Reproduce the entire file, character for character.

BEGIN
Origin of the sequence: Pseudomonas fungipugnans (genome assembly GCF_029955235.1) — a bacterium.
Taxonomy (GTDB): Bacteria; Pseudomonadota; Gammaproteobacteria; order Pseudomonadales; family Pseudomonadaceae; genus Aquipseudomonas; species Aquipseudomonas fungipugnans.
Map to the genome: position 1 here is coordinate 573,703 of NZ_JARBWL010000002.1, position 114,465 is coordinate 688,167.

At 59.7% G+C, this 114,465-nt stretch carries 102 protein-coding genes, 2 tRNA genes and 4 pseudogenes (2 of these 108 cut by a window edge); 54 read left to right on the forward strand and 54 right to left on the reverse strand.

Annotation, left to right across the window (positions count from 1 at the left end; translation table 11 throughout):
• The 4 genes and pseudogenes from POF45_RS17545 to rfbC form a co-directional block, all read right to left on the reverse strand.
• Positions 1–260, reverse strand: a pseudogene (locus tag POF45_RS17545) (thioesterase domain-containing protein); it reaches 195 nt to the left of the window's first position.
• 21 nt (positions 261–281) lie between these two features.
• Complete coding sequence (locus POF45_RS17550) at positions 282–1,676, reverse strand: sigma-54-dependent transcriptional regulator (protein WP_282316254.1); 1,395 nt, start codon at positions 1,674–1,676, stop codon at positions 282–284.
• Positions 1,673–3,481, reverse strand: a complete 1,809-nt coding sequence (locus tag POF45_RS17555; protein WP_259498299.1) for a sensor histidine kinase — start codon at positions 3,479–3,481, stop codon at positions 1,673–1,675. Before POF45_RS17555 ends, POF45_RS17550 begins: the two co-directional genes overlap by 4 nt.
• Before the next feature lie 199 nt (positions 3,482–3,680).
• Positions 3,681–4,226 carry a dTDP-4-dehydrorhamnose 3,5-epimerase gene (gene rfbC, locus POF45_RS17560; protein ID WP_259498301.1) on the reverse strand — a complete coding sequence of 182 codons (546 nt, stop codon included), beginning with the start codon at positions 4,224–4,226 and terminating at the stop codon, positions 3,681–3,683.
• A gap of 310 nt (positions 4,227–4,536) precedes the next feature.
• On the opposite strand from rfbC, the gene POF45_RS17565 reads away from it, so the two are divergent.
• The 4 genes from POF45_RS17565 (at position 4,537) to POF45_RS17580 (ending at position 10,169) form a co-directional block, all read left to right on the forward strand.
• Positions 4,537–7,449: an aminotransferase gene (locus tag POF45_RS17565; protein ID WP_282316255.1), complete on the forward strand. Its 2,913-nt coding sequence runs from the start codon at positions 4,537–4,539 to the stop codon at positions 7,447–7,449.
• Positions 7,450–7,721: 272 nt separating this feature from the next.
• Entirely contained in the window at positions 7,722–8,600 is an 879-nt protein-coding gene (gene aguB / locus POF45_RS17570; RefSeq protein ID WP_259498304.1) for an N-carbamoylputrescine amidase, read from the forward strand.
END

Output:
Origin of the sequence: Pseudomonas fungipugnans (genome assembly GCF_029955235.1) — a bacterium.
Taxonomy (GTDB): Bacteria; Pseudomonadota; Gammaproteobacteria; order Pseudomonadales; family Pseudomonadaceae; genus Aquipseudomonas; species Aquipseudomonas fungipugnans.
Map to the genome: position 1 here is coordinate 573,703 of NZ_JARBWL010000002.1, position 114,465 is coordinate 688,167.

At 59.7% G+C, this 114,465-nt stretch carries 102 protein-coding genes, 2 tRNA genes and 4 pseudogenes (2 of these 108 cut by a window edge); 54 read left to right on the forward strand and 54 right to left on the reverse strand.

Annotation, left to right across the window (positions count from 1 at the left end; translation table 11 throughout):
• The 4 genes and pseudogenes from POF45_RS17545 to rfbC form a co-directional block, all read right to left on the reverse strand.
• Positions 1–260, reverse strand: a pseudogene (locus tag POF45_RS17545) (thioesterase domain-containing protein); it reaches 195 nt to the left of the window's first position.
• 21 nt (positions 261–281) lie between these two features.
• Complete coding sequence (locus POF45_RS17550) at positions 282–1,676, reverse strand: sigma-54-dependent transcriptional regulator (protein WP_282316254.1); 1,395 nt, start codon at positions 1,674–1,676, stop codon at positions 282–284.
• Positions 1,673–3,481, reverse strand: a complete 1,809-nt coding sequence (locus tag POF45_RS17555; protein WP_259498299.1) for a sensor histidine kinase — start codon at positions 3,479–3,481, stop codon at positions 1,673–1,675. Before POF45_RS17555 ends, POF45_RS17550 begins: the two co-directional genes overlap by 4 nt.
• Before the next feature lie 199 nt (positions 3,482–3,680).
• Positions 3,681–4,226 carry a dTDP-4-dehydrorhamnose 3,5-epimerase gene (gene rfbC, locus POF45_RS17560; protein ID WP_259498301.1) on the reverse strand — a complete coding sequence of 182 codons (546 nt, stop codon included), beginning with the start codon at positions 4,224–4,226 and terminating at the stop codon, positions 3,681–3,683.
• A gap of 310 nt (positions 4,227–4,536) precedes the next feature.
• On the opposite strand from rfbC, the gene POF45_RS17565 reads away from it, so the two are divergent.
• The 4 genes from POF45_RS17565 (at position 4,537) to POF45_RS17580 (ending at position 10,169) form a co-directional block, all read left to right on the forward strand.
• Positions 4,537–7,449: an aminotransferase gene (locus tag POF45_RS17565; protein ID WP_282316255.1), complete on the forward strand. Its 2,913-nt coding sequence runs from the start codon at positions 4,537–4,539 to the stop codon at positions 7,447–7,449.
• Positions 7,450–7,721: 272 nt separating this feature from the next.
• Entirely contained in the window at positions 7,722–8,600 is an 879-nt protein-coding gene (gene aguB / locus POF45_RS17570; RefSeq protein ID WP_259498304.1) for an N-carbamoylputrescine amidase, read from the forward strand.